The US state of Texas has sued Meta for using its facial recognition technology without users’ consent, seeking financial damages.

Texas Attorney General Paxton sued Facebook (now known as Meta) for capturing and using the biometric data of millions of Texans without properly obtaining their informed consent to do so, in violation of state law.

“Facebook will no longer take advantage of people and their children with the intent to turn a profit at the expense of one’s safety and well-being,” Paxton said in a statement late on Monday.

“This is yet another example of Big Tech’s deceitful business practices and it must stop. I will continue to fight for Texansa? privacy and security.”

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Facebook has been storing millions of biometric identifiers (defined by statute as a retina or iris scan, fingerprint, voiceprint, or record of hand or face geometry) contained in photos and videos uploaded by friends and family who used the social media app, the lawsuit alleged.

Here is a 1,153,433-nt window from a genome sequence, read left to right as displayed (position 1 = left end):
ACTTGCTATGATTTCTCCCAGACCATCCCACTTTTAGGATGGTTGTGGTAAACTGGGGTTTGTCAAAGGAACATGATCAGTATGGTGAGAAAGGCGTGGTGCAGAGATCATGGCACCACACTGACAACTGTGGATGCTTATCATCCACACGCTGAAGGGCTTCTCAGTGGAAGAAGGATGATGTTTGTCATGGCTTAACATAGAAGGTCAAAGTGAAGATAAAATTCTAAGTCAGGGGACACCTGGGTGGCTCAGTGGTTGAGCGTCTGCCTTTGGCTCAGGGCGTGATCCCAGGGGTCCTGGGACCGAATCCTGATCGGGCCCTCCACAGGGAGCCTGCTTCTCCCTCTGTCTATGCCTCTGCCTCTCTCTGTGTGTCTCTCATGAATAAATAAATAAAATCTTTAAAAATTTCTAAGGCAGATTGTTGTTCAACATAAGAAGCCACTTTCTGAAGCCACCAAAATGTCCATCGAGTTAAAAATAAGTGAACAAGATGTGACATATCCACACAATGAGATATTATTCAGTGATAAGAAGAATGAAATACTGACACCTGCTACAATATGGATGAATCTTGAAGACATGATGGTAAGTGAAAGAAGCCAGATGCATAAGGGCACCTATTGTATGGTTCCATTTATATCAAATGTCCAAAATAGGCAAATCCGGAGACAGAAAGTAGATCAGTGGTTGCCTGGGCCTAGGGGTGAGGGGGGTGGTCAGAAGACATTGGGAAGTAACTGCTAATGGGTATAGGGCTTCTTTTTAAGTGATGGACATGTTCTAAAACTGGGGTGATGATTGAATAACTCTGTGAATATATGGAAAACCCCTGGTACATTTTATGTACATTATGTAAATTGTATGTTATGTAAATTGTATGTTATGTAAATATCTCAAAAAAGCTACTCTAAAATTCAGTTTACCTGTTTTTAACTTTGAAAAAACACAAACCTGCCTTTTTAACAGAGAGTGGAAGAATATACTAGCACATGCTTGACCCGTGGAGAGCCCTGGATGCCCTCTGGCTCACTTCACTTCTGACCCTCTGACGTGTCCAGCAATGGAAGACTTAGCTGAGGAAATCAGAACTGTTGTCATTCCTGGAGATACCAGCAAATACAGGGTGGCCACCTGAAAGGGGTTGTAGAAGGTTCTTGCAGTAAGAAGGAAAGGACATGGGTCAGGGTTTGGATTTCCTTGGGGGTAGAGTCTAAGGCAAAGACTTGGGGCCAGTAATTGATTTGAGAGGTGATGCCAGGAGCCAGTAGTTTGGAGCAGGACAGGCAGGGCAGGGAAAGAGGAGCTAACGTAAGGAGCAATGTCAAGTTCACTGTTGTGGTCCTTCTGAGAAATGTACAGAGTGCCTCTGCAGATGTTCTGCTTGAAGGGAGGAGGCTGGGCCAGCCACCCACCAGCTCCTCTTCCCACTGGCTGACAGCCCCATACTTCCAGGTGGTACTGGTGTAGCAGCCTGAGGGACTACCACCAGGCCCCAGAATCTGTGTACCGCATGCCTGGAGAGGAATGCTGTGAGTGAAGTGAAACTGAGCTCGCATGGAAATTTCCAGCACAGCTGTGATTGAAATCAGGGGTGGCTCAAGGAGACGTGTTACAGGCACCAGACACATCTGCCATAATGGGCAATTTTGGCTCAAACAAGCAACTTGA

By this illegal activity, Facebook exploited the personal information of users and non-users alike to grow its empire and reap historic windfall profits.

“The company repeatedly captured biometric identifiers without consent billions of times, in knowing violation of Texas’ Capture or Use of Biometric Identifier Act and the Deceptive Trade Practices Act,” said the lawsuit.

Texas is one of a few states in the US, along with Illinois and Washington, with biometric privacy law.

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In early 2021, a judge in Illinois approved a $650 million class-action settlement over the Facebook tagging system.

Meta discontinued the automated tagging system in Illinois in November.